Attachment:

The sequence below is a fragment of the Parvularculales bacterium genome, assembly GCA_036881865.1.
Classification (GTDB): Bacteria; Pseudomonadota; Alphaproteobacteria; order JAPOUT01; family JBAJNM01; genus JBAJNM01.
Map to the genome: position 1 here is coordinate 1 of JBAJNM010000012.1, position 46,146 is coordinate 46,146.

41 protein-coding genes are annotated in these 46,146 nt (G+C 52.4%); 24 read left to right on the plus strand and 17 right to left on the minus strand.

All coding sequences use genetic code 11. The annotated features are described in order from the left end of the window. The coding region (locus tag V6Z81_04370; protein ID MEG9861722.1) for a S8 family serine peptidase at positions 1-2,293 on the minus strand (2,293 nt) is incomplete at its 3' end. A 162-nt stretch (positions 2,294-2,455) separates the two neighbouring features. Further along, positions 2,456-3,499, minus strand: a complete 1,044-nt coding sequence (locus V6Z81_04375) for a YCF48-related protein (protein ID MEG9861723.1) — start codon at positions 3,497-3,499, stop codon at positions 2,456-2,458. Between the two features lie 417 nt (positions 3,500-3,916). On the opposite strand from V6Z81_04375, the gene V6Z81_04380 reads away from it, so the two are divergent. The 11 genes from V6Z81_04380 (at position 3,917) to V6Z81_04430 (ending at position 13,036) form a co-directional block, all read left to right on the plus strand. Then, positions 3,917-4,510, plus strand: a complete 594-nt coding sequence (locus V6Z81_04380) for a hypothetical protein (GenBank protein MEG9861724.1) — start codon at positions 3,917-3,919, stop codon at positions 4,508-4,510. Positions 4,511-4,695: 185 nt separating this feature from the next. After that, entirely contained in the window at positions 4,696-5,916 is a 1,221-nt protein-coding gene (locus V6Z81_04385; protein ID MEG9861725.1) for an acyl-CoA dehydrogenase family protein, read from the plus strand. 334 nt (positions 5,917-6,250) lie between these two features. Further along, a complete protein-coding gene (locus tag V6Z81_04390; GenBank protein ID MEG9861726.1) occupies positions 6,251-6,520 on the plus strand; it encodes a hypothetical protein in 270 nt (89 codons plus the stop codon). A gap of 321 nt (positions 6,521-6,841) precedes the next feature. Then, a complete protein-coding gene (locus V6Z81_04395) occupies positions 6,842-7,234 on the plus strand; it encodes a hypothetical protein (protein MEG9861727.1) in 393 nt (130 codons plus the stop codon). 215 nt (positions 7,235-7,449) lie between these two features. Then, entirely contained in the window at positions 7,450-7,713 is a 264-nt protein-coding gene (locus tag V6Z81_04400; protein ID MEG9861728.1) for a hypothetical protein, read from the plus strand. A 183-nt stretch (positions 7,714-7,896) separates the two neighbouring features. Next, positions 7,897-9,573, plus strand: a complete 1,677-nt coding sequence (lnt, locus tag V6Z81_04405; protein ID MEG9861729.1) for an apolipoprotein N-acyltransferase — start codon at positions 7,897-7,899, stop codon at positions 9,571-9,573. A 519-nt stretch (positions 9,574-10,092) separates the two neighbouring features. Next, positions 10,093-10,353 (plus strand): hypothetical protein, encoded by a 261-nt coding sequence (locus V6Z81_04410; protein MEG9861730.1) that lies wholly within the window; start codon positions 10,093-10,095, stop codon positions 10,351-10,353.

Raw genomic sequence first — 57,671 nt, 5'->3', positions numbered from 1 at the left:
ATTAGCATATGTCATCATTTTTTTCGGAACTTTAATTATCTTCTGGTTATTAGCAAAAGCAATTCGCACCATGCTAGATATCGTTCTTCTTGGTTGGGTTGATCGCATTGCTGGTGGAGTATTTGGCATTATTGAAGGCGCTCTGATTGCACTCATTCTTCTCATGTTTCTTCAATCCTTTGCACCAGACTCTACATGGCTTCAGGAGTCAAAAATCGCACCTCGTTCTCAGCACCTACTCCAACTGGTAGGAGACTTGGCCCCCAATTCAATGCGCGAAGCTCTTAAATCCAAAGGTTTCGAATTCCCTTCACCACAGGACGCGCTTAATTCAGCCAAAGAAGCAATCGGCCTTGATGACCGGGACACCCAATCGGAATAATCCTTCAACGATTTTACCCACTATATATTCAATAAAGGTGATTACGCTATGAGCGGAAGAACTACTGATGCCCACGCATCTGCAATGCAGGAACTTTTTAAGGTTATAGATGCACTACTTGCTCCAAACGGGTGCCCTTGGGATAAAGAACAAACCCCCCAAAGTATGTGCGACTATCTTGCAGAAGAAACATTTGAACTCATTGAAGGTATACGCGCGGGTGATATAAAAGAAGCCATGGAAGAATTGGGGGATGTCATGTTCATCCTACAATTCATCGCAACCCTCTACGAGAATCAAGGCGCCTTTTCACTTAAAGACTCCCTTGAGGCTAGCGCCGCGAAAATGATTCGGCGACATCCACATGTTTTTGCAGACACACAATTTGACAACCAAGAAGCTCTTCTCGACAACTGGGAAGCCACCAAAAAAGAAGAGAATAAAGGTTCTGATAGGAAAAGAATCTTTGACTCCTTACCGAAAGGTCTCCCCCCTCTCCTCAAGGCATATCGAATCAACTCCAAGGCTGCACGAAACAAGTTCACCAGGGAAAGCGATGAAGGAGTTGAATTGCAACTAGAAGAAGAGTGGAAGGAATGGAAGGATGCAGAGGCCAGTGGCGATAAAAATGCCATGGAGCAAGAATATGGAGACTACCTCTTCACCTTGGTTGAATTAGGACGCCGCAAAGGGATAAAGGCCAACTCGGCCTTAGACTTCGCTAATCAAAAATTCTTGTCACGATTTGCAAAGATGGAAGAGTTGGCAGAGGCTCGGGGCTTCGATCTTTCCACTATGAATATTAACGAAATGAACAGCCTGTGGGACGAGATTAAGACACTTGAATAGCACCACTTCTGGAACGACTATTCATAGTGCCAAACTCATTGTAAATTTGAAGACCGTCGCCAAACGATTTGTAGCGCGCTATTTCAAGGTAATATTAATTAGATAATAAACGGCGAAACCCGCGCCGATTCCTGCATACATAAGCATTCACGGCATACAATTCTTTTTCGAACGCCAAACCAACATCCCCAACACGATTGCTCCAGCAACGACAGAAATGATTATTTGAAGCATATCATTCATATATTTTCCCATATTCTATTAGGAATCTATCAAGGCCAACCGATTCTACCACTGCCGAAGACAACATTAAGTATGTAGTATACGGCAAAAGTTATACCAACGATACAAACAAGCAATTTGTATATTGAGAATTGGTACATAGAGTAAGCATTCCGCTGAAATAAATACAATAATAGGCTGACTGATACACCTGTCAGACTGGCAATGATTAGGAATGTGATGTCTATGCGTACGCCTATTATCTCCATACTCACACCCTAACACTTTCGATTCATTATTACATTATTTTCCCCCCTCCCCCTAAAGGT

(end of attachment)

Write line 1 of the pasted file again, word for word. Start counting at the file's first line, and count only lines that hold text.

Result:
The sequence below is a fragment of the Parvularculales bacterium genome, assembly GCA_036881865.1.